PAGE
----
For me, it’s easiest to speak about temptation and my relationship with food because that is where most of my temptations happen. Do any of the rest of you have packages of Oreo cookies that actually call out your name? Maybe it’s that first beer, or second glass of wine, or third scotch and soda. Perhaps your troubles come in the form of golden arches or the king of burgers. Maybe it’s not something well known by the crowds, but something special to you. Grandma’s rolls, grandpa’s famous fudge, Aunt Jan’s smoked ribs, or whatever. For me, as I mentioned to some of you the other night, it’s Diane Petersen’s creme puff dessert, Lavonne’s dinner rolls, and Evelyn’s chocolate chip cookies. But, for you, maybe it’s not food. Perhaps temptation comes in the form of your favorite TV show, a night out with friends, shiny cars, or time with arts and crafts.
When we speak about sin, I think our minds automatically go towards the things that are or would be categorized as “bad.” I think for many of us, we hear the word “sin” and start to think “murder, adultery, theft” the big ones, right? But, let’s draw on our confirmation days for a minute. What is the first commandment? You shall have no other gods, right? And when temptation strikes, it can look very innocent, very fun, and even, on the outside, very life giving. Let us not give into the temptation (no pun intended) to replace God with other things in our life including those whom we love.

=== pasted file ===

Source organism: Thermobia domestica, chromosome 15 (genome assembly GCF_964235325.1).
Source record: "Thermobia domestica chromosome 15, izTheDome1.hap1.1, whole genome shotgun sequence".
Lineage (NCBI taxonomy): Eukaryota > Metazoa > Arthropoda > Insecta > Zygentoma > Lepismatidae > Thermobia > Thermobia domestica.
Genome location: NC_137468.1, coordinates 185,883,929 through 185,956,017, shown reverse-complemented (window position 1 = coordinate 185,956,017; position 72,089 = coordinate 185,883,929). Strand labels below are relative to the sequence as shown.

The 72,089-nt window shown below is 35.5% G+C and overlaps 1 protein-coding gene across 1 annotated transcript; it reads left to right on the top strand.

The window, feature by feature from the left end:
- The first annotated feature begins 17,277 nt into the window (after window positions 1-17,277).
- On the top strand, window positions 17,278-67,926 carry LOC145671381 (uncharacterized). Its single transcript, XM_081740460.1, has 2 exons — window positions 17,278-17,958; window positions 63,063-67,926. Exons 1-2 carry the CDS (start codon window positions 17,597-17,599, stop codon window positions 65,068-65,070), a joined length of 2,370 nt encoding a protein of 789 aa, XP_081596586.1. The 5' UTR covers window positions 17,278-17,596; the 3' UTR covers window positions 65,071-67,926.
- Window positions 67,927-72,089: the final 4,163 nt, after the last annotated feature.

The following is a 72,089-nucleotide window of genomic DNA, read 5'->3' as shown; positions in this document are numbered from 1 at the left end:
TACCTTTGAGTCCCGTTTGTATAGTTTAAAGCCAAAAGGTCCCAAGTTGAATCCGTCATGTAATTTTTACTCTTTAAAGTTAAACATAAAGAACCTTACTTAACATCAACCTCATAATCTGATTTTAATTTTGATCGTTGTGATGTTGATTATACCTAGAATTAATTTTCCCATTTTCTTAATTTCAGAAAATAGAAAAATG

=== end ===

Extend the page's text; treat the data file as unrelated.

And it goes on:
How can we avoid temptation then? Maybe the better question is how do we survive temptation? If we’re honest, we can’t avoid temptation, right? The world is filled with temptations. Even if we were to live in a cave all by ourselves, we’d find temptations. The way I see it, we have basically 2 choices: we can either give into temptation over and over again, or we can find a way to persevere through it. Now, if we’re being honest, we can’t persevere all by ourselves, right? How does the old song go “I get by with a little help from my friends.” We need to keep one another accountable. Ultimately though, we have to rely on God. Look at the first verse of our reading again today. It says “Jesus, full of the Holy Spirit….”.